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IFJ condemns NATO bombing of media



(IFJ/IFEX) - The following is an IFJ press release:





**Updates IFEX alerts of 22 April, 21 April, 13 April, 12 April and 9 April
1999**

Media Release April 23rd 1999

IFJ Condemns NATO Bombing of Media: A Broken Promise That Threatens the
Lives of all Journalists and Media Staff

The International Federation of Journalists today condemned the NATO bombing
of Serbian state television and warned that the action could lead to
reprisals against independent journalists and media staff who have been
campaigning against media distortion and control of information by the
Milosevic regime.

"Hundreds of reporters, writers and broadcasting staff opposed to government
manipulation of media are put at risk by this bombing. Killing journalists
and media staff never wins wars or builds democracy, it only reinforces
ignorance, censorship and fear," said Aidan White, IFJ General Secretary.

The IFJ condemned NATO's action in particular as a "broken promise"
following a written commitment from NATO spokesman Jamie Shea ten days ago
to avoid civilian casualties, including journalists. NATO told the IFJ there
was no policy to strike television and radio transmitters as such. The IFJ
further wrote to Javier Solana two days ago calling on NATO to stick to its
promise not to target media after attacks on media close to the Milosevic
family. This appeal was supported by more than 20 freedom of expression
groups world-wide.

"NATO's action severely compromises the fight for freedom of the press and
free expression not just in Europe, but world-wide. Governments who attack
media - whether in the Balkans, in central Africa or central Asia - will now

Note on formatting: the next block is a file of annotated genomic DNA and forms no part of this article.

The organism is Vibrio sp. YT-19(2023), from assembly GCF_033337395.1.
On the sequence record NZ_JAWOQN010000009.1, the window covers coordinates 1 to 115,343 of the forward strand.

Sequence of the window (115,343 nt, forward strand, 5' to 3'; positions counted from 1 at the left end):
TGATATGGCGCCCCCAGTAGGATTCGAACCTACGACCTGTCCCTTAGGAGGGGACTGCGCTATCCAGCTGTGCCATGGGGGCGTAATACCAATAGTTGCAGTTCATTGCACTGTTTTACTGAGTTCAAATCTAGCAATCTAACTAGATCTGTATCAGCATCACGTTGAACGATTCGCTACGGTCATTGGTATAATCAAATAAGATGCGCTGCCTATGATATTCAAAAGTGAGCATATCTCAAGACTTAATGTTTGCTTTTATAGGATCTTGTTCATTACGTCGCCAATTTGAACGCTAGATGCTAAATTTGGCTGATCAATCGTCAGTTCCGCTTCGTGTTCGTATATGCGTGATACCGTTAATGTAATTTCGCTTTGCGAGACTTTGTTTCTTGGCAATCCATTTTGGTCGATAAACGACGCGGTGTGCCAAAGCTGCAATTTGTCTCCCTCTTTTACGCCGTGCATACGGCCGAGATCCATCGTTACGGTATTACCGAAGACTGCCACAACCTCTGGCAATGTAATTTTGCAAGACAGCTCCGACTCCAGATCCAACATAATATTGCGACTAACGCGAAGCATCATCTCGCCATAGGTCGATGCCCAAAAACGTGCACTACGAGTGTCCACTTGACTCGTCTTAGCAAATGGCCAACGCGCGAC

feel justified in making journalists and all who work with them legitimate
targets," said Aidan White.

The IFJ has been among the strongest critics of Slobodan Milosevic and his
government over the years and has worked with many other organisations to
support independent media organisations and independent journalists' groups.

"What we need now is solidarity with those fighting for democracy in media,
not reckless military action which will be turned against those fighting for
press freedom."

The IFJ also warned that the latest action put at risk a number of
individuals from media who are in detention. "We have been trying to trace
journalists who have gone missing or been detained by the Serb and Yugoslav
authorities. Their plight is made ever more perilous by this latest strike."

The IFJ has prepared a Media Solidarity Programme for the region to support
journalists and media staff in the region, including displaced Kosovar
journalists. The IFJ says that the need for the programme is more urgent
than ever.

The IFJ is the world's largest organisation of journalists with more than
450,000 members in 100 countries.



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